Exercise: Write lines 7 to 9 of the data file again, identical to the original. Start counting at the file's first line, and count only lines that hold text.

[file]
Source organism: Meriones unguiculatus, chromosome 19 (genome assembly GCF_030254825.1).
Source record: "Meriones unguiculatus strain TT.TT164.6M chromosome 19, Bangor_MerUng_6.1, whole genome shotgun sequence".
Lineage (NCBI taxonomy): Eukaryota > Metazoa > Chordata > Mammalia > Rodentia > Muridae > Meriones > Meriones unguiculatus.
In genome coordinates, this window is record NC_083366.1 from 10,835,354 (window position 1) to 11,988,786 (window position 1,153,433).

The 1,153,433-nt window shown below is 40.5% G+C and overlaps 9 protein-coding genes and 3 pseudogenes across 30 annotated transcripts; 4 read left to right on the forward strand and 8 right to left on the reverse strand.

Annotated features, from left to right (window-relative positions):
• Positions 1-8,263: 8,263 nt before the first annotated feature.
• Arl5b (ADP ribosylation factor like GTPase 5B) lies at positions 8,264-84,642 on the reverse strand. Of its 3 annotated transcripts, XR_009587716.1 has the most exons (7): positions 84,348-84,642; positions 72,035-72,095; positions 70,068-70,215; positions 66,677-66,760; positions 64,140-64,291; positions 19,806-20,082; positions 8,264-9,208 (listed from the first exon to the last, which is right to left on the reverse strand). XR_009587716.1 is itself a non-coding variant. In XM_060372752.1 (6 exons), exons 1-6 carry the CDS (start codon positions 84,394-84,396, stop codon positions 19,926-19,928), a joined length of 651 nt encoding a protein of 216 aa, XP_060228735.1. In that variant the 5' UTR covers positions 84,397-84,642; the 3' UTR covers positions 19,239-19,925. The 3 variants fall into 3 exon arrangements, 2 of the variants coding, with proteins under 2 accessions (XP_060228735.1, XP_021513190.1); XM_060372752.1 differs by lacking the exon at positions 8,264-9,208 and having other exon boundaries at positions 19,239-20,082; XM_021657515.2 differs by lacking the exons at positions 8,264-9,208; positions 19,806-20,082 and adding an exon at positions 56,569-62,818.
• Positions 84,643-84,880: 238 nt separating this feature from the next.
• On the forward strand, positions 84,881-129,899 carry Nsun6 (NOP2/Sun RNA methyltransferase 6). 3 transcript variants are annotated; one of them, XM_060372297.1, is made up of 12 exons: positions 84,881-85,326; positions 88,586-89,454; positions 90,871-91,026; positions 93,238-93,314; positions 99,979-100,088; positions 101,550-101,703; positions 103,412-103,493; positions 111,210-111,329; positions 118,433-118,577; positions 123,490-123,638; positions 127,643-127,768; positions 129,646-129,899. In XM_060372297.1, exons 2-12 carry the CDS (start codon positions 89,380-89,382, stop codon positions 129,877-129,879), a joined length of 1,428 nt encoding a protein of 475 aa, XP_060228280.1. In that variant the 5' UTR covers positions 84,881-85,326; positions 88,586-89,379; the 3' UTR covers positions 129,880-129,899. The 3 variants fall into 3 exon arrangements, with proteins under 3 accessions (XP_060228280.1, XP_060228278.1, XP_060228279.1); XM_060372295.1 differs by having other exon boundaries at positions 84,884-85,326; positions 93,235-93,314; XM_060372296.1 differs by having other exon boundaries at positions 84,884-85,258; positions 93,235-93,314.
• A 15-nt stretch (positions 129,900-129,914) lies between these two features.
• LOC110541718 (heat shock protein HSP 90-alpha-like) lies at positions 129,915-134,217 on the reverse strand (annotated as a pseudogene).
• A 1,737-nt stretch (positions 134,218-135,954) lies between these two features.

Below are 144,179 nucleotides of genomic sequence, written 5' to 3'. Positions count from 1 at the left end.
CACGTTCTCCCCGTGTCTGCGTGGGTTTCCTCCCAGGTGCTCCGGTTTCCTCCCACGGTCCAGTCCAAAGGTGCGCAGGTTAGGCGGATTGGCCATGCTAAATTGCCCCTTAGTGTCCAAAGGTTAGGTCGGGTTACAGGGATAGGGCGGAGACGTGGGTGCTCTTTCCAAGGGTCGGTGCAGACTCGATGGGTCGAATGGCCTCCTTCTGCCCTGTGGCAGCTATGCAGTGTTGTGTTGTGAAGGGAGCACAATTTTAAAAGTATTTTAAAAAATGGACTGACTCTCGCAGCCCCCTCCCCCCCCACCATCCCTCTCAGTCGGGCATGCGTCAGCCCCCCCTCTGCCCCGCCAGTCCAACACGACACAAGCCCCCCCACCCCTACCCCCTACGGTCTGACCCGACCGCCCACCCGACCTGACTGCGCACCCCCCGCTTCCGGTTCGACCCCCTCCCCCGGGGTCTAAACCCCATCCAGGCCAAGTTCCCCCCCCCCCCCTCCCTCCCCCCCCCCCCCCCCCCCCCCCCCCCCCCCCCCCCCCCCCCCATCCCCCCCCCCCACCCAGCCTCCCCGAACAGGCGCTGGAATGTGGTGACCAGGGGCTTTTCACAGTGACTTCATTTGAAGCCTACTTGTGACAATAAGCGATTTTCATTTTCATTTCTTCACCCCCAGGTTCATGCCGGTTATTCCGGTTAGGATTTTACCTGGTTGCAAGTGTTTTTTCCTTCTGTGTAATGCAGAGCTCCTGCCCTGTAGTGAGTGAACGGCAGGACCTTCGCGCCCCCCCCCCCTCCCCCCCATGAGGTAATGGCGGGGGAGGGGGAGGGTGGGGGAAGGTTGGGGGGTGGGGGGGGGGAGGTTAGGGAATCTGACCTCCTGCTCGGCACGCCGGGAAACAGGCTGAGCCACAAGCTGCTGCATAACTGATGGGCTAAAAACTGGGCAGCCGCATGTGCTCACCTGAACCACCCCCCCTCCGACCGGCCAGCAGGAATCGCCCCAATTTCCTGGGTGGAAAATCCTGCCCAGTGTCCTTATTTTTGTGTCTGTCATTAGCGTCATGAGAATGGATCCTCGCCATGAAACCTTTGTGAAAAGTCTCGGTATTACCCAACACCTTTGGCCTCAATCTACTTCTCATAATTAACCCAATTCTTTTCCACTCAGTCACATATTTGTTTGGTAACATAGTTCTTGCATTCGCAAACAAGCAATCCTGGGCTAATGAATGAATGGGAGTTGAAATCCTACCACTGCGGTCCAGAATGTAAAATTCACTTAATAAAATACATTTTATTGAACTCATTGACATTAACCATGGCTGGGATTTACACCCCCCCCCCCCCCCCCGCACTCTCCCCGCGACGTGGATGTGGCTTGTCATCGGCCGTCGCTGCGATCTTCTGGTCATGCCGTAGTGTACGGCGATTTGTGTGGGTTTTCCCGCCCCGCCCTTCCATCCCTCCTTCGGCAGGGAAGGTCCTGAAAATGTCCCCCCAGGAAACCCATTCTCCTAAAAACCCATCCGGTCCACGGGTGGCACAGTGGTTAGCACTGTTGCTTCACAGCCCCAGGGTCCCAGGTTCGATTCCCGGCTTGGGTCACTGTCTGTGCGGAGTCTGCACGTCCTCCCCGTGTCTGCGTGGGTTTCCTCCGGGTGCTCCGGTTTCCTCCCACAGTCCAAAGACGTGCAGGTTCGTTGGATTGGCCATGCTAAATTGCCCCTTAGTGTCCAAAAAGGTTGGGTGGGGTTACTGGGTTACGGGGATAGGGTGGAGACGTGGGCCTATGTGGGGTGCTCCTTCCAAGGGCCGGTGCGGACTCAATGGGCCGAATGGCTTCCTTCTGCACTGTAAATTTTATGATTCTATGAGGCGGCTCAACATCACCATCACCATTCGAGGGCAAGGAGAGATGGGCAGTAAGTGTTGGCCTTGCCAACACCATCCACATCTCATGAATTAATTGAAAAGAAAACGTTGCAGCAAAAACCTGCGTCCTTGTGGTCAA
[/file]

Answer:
• Positions 1-8,263: 8,263 nt before the first annotated feature.
• Arl5b (ADP ribosylation factor like GTPase 5B) lies at positions 8,264-84,642 on the reverse strand. Of its 3 annotated transcripts, XR_009587716.1 has the most exons (7): positions 84,348-84,642; positions 72,035-72,095; positions 70,068-70,215; positions 66,677-66,760; positions 64,140-64,291; positions 19,806-20,082; positions 8,264-9,208 (listed from the first exon to the last, which is right to left on the reverse strand). XR_009587716.1 is itself a non-coding variant. In XM_060372752.1 (6 exons), exons 1-6 carry the CDS (start codon positions 84,394-84,396, stop codon positions 19,926-19,928), a joined length of 651 nt encoding a protein of 216 aa, XP_060228735.1. In that variant the 5' UTR covers positions 84,397-84,642; the 3' UTR covers positions 19,239-19,925. The 3 variants fall into 3 exon arrangements, 2 of the variants coding, with proteins under 2 accessions (XP_060228735.1, XP_021513190.1); XM_060372752.1 differs by lacking the exon at positions 8,264-9,208 and having other exon boundaries at positions 19,239-20,082; XM_021657515.2 differs by lacking the exons at positions 8,264-9,208; positions 19,806-20,082 and adding an exon at positions 56,569-62,818.
• Positions 84,643-84,880: 238 nt separating this feature from the next.